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Outsider perspective

comicThere is nothing typical about the work of Lebanese-American comic artist Jennifer Camper. Exploring issues of gender, race, sexuality and politics from distinctively non-mainstream perspectives, Camper’s comics have little in common with the comic book stories of stereotypical cape-and-tights-clad superheroes.

Camper has published three books to date, including Rude Girls and Dangerous Women and subGURLZ. Like all of her work, these books are partially inspired by Camper’s own experiences as a Lebanese-American gay woman.

Camper is also the editor of Juicy Mother, a queer comics anthology series that The Boston Globe called "what underground comics used to be.” Her work has appeared in various magazines, newspapers, comic books and anthologies since the 1990s and has been exhibited in the US and Europe.
 

Camper: I've been making art and writing since I was very young. I've explored a variety of media, but telling stories has always been my passion. Cartooning was a way for me to use both words and pictures together.

I appreciate the immediacy of comics. One needn't go through galleries or museums to reach people with cartoons. People stick comics on refrigerator doors and bulletin boards. Readers approach comics with a sense of open expectation and this allows the artist a chance to communicate directly and quickly.

I drew comics in school for the amusement of my friends. Later, I began publishing my work in alternative comic books, and in lesbian and gay publications. Before the Internet, most cities had a gay newspaper that listed events and covered gay politics and culture. My comics were half-page, multi-paneled cartoons that were often political satire about gender, sexuality, race and class. Later I published collections of my work in books.

Now I'm more interested in telling longer stories. This gives me a chance to explore characters in depth, and to address complicated ideas. I also have edited two anthologies of comics. I love editing and am happy to promote comics that might not otherwise be published.

Camper: I'm inspired by things that both delight and anger me. I create the comics that I want to read, because no one else is doing it. I celebrate and examine the experiences of women, gays, and people of color, and I try to tell compelling stories.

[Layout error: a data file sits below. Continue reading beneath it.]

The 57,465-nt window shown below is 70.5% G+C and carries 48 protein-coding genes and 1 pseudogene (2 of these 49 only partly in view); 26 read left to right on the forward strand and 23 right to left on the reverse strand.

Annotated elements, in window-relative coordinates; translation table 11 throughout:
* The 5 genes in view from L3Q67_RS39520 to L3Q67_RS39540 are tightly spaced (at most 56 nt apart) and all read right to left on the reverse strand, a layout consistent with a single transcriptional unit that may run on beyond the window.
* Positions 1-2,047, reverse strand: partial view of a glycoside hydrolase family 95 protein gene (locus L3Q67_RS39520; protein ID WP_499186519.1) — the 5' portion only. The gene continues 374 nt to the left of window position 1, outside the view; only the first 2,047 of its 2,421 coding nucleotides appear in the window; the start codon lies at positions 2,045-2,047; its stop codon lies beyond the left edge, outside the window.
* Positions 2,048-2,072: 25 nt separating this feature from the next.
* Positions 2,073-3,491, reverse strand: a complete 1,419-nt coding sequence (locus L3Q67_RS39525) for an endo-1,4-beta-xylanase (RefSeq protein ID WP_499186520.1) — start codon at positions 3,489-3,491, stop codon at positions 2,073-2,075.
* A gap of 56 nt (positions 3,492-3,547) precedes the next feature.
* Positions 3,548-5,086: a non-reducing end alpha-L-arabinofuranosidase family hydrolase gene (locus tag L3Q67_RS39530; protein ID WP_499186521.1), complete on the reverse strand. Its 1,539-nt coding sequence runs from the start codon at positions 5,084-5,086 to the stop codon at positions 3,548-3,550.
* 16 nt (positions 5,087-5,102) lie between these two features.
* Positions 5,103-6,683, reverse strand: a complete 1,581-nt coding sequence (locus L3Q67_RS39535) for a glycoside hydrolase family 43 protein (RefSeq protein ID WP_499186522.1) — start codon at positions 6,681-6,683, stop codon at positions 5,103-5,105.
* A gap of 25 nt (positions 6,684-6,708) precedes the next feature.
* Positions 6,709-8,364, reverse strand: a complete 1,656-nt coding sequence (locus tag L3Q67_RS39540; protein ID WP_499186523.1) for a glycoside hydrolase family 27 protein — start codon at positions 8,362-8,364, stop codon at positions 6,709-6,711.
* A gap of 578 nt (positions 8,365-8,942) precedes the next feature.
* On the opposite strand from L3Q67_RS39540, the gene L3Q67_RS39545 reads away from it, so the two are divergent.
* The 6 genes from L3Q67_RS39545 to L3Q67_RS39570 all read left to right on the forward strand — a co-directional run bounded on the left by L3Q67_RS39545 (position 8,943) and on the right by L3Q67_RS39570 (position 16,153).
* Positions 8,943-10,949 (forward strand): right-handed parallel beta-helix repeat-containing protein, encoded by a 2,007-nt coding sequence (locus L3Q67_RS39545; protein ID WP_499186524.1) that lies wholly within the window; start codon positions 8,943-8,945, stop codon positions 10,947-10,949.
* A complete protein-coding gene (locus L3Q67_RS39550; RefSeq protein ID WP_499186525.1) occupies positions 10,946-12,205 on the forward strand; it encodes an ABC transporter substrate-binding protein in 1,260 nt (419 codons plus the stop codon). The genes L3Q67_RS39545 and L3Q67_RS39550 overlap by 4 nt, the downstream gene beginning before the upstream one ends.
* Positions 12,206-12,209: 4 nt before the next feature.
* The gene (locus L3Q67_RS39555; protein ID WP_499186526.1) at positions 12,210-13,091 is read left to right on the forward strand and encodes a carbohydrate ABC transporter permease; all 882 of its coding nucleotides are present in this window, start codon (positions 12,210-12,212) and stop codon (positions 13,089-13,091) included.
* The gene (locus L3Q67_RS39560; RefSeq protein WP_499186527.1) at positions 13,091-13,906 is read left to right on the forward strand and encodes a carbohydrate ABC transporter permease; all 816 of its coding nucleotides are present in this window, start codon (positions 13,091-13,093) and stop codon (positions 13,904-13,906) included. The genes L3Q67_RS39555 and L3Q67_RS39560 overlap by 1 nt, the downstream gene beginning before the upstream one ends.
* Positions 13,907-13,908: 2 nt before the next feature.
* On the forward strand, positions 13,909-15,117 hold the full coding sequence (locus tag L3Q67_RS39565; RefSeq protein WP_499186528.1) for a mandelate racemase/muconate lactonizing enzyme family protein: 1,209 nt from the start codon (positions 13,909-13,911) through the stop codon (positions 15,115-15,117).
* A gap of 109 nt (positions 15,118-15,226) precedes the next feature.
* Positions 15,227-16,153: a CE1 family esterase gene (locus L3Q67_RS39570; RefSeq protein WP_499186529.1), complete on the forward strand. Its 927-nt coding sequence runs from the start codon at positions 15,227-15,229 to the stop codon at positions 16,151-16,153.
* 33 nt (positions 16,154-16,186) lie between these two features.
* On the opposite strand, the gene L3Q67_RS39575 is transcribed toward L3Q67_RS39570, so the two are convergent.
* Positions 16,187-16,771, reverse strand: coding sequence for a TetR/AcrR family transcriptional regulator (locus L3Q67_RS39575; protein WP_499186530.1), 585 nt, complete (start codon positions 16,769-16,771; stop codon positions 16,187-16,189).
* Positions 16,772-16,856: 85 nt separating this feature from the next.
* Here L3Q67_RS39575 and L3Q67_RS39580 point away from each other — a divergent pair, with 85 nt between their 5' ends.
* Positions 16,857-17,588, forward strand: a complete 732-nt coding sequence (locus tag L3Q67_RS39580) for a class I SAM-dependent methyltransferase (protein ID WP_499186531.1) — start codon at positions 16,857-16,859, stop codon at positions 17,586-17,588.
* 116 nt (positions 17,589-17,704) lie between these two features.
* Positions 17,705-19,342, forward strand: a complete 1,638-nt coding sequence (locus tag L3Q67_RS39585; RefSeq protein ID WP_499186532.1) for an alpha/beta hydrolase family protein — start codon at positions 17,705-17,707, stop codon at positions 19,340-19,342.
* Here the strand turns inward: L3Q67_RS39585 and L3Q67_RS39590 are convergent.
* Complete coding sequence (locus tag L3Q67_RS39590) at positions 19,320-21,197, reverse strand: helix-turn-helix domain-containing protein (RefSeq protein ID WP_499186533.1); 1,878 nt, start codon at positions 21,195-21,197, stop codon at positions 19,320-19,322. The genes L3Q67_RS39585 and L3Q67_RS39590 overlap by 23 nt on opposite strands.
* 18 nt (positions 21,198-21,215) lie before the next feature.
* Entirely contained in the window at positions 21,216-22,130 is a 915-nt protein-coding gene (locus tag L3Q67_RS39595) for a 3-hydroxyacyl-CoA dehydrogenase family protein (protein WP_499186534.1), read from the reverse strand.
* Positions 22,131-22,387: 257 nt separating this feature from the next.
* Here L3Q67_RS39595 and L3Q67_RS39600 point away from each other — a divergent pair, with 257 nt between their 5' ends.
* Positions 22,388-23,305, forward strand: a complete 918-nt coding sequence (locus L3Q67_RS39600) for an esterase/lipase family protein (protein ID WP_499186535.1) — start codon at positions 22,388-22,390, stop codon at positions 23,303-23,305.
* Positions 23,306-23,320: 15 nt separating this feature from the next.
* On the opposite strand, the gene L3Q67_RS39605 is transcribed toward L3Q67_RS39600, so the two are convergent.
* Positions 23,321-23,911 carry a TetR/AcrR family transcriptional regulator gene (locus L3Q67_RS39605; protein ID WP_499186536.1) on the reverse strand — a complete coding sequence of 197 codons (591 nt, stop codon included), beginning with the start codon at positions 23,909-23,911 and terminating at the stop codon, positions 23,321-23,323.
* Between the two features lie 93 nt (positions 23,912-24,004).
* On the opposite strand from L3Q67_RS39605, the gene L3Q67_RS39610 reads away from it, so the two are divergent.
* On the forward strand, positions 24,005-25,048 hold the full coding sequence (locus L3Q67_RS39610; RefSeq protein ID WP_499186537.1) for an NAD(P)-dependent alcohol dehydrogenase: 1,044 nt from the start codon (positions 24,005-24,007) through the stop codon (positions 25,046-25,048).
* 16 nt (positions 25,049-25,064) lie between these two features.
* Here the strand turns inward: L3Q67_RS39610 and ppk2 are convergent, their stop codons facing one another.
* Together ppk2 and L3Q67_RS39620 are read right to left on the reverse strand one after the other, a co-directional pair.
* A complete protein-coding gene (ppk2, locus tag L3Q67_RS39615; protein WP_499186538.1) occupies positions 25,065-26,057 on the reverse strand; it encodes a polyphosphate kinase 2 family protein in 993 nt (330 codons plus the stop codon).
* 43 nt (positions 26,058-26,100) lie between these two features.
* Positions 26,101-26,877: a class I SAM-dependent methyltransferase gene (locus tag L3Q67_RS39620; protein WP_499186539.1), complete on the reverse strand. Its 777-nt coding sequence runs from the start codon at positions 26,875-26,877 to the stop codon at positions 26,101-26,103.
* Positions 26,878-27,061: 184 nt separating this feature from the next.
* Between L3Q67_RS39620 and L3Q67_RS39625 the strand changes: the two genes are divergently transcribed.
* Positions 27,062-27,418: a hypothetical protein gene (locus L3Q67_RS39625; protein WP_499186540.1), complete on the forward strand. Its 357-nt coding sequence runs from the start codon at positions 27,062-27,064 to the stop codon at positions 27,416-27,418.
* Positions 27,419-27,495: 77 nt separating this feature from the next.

I see the world from an outsider's viewpoint, that of a gay Lebanese-American woman. Mainstream culture often seems rather strange to me. Sometimes that disconnection is frustrating, but it can also be very funny. Humor is a powerful weapon against injustice, and laughing at yourself keeps you honest. People respond very well to humor, and it can open the discussion of difficult subjects.

Camper: My father's grandparents came here from Lebanon, but I grew up very assimilated. I don't speak Arabic, my father died when I was young and I wasn't part of an Arab community. In the 1990's, I met a group of gay Arabs and Iranians and that finally allowed me to have a sense of a community.

comicIn my art, I explore how we often live between worlds -- between Arab and American, between male and female, between strengths and weaknesses.  And I'm interested in examining how issues of gender, race and class can be incorporated in stories. 

My comics are fiction, but are often based on my own or other people's experiences. For example, when creating my comic, Ramadan, I interviewed Muslim lesbians and used their experiences to write a fictional story about a woman trying to reconcile being Muslim and gay. I'm not Muslim myself, so I told the story in the second person, and I was very concerned that the story ring true for the women I was portraying. I'm impressed by the courageous ways they've incorporated their faith into their lives against much opposition.



Camper:
Not yet, but I hope to go there soon.

Camper: I knew I was gay from an early age, and it never bothered me that I was a lesbian. I was also lucky to have a family that accepted me.

I've certainly encountered people who think it is wrong to be gay, and I've had my share of homophobic attacks. And there are also people who will treat me differently because I'm a woman, or half-Lebanese, or a cartoonist. But life is too short to worry about all the ways other people might object to who I am. In my art, I try to explore how all the parts of our identities mix together to form unique people, and the interesting ways we all react to each other.

Camper: The family story is that "Camper" was the name my grandparents were given
when they got to America. Our real name is something like "Umboor," but we're not exactly sure. As in many Arab families, telling a good story is more important than the truth, and over time details get lost.

I can't say how things would be different if I had an Arabic last name. Probably, I'd be more identifiably Arab to those in the know.

  • Bassem B.

    Very interesting :) no web link? Here's her website: jennifercamper.com

    July 13, 2008